Australia has a confluence of factors that put the population at prime risk for developing skin cancer. According to Cancer Council Australia, there are more than 750,000 people treated for one or more non-melanoma skin cancers in Australia each year and there were approximately 13,283 new cases of melanoma skin cancer diagnosed in 2016 (Australian Institute of Health and Welfare). Australia has one of the highest rates of melanoma skin cancer in the world, only outpaced by New Zealand this year according to new research published by the Journal of Investigative Dermatology. So why is skin cancer so common in Australia?
Leading the way in public health campaigns, the most famous of which is Slip! Slop! Slap!, Australia has made concerted efforts to educate the public. Their campaigns outline the symptoms of skin cancer and the essential steps for prevention, encouraging people to take their health into their own hands and stop skin cancer before it has a chance to form or spread. Many researchers attribute Australia’s declining skin cancer incidence rates to the success of these campaigns. But why are skin cancer rates so high in the first place?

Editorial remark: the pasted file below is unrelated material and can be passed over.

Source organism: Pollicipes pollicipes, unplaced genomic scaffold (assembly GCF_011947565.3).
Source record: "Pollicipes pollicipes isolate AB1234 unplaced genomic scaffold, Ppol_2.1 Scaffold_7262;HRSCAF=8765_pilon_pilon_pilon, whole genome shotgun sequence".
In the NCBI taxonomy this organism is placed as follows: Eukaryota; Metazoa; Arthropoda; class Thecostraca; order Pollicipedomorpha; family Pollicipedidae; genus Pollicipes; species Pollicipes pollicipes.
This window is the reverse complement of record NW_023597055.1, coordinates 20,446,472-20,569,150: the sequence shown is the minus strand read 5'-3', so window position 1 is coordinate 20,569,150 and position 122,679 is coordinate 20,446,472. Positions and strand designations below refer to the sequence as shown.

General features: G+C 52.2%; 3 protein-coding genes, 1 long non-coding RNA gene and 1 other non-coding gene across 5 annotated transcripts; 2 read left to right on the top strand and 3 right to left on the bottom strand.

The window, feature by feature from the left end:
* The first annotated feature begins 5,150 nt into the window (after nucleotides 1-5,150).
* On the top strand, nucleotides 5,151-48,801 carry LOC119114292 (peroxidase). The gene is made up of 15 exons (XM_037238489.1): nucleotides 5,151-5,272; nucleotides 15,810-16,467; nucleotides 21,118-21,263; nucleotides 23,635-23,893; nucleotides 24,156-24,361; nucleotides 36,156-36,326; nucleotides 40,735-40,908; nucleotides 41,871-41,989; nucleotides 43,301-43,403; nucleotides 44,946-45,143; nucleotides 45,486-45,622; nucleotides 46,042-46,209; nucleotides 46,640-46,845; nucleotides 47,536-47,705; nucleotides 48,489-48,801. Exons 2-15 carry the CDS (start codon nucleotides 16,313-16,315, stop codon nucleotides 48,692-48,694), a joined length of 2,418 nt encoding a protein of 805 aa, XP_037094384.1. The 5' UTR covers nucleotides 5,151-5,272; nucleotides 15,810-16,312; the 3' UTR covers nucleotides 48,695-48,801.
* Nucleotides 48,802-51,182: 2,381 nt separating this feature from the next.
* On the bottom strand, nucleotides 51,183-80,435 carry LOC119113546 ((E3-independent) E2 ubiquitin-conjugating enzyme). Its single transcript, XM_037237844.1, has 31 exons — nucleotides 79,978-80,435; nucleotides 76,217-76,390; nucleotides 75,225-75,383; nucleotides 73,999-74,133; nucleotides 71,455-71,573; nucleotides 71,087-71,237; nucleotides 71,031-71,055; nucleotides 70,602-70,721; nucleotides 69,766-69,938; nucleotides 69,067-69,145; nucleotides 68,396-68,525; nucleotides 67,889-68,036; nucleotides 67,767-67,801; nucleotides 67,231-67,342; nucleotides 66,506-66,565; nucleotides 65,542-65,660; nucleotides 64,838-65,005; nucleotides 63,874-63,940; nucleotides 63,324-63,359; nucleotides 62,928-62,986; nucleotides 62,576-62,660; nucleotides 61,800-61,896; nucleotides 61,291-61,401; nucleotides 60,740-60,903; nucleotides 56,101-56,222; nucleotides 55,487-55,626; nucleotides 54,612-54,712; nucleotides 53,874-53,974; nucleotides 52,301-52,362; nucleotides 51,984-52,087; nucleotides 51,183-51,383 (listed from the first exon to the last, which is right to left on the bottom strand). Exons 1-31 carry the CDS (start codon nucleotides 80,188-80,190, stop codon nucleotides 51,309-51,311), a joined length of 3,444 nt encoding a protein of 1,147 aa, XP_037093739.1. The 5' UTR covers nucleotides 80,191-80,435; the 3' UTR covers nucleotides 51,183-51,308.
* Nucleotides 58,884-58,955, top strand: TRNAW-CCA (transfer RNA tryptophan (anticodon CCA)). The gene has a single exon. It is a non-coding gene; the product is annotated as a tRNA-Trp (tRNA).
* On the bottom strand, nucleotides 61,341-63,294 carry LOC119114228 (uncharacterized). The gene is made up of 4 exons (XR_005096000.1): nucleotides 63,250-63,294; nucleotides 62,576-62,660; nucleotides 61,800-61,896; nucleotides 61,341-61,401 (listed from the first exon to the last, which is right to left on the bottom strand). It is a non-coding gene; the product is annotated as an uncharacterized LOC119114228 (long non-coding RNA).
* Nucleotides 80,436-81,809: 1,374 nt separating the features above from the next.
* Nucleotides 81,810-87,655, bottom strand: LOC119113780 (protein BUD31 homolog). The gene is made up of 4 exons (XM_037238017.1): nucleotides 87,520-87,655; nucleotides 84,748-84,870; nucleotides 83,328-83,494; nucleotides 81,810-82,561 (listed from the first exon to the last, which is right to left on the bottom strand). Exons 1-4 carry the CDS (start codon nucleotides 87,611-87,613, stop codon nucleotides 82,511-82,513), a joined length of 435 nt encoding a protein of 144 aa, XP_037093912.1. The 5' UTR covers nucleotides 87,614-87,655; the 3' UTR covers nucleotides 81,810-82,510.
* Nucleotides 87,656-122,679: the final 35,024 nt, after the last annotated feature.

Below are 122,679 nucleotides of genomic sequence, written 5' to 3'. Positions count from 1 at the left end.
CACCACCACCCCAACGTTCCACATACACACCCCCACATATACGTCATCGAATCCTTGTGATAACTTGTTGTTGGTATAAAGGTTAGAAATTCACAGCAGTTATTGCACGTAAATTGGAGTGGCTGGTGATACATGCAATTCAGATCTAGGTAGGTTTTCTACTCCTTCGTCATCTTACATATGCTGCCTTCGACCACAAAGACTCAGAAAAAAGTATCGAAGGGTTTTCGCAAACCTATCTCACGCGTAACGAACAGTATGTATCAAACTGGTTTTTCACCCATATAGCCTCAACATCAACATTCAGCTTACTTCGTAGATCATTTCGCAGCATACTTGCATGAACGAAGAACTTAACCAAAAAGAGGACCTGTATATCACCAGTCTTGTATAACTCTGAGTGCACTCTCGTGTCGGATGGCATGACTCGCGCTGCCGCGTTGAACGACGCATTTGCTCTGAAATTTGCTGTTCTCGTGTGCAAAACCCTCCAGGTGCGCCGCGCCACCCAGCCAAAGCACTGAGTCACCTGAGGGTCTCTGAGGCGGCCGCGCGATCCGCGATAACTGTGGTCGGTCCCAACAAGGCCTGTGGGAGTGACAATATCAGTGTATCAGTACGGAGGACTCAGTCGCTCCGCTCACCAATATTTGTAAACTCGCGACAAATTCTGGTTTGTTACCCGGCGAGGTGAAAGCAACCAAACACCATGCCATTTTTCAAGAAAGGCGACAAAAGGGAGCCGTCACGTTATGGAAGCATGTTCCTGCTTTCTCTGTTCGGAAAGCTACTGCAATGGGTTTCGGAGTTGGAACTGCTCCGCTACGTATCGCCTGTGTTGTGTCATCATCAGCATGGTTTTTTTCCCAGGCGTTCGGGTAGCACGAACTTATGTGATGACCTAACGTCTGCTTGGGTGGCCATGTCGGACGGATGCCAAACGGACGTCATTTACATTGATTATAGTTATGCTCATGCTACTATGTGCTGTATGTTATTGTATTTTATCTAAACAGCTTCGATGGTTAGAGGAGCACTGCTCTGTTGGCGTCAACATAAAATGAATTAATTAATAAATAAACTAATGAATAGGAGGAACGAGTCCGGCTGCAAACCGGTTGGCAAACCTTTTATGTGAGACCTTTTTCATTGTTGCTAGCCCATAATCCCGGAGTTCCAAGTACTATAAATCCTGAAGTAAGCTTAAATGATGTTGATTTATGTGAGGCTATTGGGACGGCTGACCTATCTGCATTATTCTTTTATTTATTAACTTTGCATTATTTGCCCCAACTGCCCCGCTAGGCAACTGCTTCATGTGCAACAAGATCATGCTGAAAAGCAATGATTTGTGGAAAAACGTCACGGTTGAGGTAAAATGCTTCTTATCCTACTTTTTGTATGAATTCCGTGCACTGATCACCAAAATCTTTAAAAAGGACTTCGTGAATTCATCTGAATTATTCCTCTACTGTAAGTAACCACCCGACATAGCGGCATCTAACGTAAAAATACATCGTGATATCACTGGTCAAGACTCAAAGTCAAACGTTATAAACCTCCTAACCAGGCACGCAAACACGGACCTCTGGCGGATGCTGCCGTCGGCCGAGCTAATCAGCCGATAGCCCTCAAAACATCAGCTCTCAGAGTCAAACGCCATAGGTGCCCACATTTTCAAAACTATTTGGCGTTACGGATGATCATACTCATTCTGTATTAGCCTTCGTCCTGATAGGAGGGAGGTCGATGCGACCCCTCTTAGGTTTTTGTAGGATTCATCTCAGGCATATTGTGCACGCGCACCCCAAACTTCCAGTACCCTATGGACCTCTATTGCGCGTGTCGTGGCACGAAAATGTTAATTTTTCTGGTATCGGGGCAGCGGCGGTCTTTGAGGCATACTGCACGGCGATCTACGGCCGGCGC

Why skin cancer is so common: The perfect storm
Australia has a confluence of factors that put the population at prime risk for developing skin cancer:
1. Location: Not only does Australia have a large number of sunny days per year, 246 days of sunshine on average. It is also located near the Antarctic ozone hole, which is a severe thinning of the ozone layer each spring. This means more damaging UV rays come through the atmosphere, creating a high UV Index and causing harm to unprotected skin.
2. Lifestyle: Many people in Australia also enjoy active, outdoor lifestyles. Outdoor sports and activities such as water sports, gardening and beach days are common. Although it may be on the decline, there is also a common cultural preference for tanned skin. Many people think that they look better with a “healthy tan” and this encourages harmful tanning practices within the population.
3. Skin type: Another reason that explains why skin cancer rates are so high in Australia is the large proportion of fair-skinned people living in the region. While Aboriginal Australians rarely develop skin cancers, the descendants of British and European colonists who came to Australia in the late 18th century are living in an environment to which their skin is not adapted. Light skin contains less melanin, our body’s natural protection from UV radiation. This means that these skin types are much more vulnerable to developing skin cancer.